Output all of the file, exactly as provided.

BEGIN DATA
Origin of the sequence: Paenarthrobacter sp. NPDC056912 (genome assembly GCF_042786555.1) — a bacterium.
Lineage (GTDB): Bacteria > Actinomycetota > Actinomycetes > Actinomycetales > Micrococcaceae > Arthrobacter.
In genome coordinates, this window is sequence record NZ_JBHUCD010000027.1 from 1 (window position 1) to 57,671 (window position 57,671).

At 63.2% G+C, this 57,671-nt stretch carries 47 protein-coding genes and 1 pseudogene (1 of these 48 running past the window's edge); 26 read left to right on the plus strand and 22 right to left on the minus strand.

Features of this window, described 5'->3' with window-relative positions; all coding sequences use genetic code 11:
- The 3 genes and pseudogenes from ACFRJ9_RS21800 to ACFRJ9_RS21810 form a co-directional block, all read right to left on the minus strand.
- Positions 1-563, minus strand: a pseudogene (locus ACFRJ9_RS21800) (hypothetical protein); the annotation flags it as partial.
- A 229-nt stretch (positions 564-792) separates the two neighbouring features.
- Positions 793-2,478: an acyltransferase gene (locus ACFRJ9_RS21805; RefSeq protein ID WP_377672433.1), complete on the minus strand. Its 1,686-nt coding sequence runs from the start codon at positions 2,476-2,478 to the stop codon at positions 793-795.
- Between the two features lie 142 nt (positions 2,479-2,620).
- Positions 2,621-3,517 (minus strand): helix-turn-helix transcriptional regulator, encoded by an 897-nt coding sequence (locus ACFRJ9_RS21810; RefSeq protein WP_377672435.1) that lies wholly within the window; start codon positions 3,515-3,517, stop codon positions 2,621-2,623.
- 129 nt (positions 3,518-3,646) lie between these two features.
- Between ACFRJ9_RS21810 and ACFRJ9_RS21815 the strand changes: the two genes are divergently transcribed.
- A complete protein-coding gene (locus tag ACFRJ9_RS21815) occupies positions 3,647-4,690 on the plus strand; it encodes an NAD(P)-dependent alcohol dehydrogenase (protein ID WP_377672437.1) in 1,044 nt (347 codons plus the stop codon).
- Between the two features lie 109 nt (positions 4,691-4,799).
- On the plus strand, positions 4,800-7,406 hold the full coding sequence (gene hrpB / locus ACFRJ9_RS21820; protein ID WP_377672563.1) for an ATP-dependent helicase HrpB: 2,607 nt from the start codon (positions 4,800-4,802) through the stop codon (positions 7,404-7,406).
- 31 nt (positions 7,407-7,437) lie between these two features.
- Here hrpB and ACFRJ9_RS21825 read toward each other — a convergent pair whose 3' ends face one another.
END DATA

Origin of the sequence: Paenarthrobacter sp. NPDC056912 (genome assembly GCF_042786555.1) — a bacterium.
Lineage (GTDB): Bacteria > Actinomycetota > Actinomycetes > Actinomycetales > Micrococcaceae > Arthrobacter.
In genome coordinates, this window is sequence record NZ_JBHUCD010000027.1 from 1 (window position 1) to 57,671 (window position 57,671).

At 63.2% G+C, this 57,671-nt stretch carries 47 protein-coding genes and 1 pseudogene (1 of these 48 running past the window's edge); 26 read left to right on the plus strand and 22 right to left on the minus strand.

Features of this window, described 5'->3' with window-relative positions; all coding sequences use genetic code 11:
- The 3 genes and pseudogenes from ACFRJ9_RS21800 to ACFRJ9_RS21810 form a co-directional block, all read right to left on the minus strand.
- Positions 1-563, minus strand: a pseudogene (locus ACFRJ9_RS21800) (hypothetical protein); the annotation flags it as partial.
- A 229-nt stretch (positions 564-792) separates the two neighbouring features.
- Positions 793-2,478: an acyltransferase gene (locus ACFRJ9_RS21805; RefSeq protein ID WP_377672433.1), complete on the minus strand. Its 1,686-nt coding sequence runs from the start codon at positions 2,476-2,478 to the stop codon at positions 793-795.
- Between the two features lie 142 nt (positions 2,479-2,620).
- Positions 2,621-3,517 (minus strand): helix-turn-helix transcriptional regulator, encoded by an 897-nt coding sequence (locus ACFRJ9_RS21810; RefSeq protein WP_377672435.1) that lies wholly within the window; start codon positions 3,515-3,517, stop codon positions 2,621-2,623.
- 129 nt (positions 3,518-3,646) lie between these two features.
- Between ACFRJ9_RS21810 and ACFRJ9_RS21815 the strand changes: the two genes are divergently transcribed.
- A complete protein-coding gene (locus tag ACFRJ9_RS21815) occupies positions 3,647-4,690 on the plus strand; it encodes an NAD(P)-dependent alcohol dehydrogenase (protein ID WP_377672437.1) in 1,044 nt (347 codons plus the stop codon).
- Between the two features lie 109 nt (positions 4,691-4,799).
- On the plus strand, positions 4,800-7,406 hold the full coding sequence (gene hrpB / locus ACFRJ9_RS21820; protein ID WP_377672563.1) for an ATP-dependent helicase HrpB: 2,607 nt from the start codon (positions 4,800-4,802) through the stop codon (positions 7,404-7,406).
- 31 nt (positions 7,407-7,437) lie between these two features.
- Here hrpB and ACFRJ9_RS21825 read toward each other — a convergent pair whose 3' ends face one another.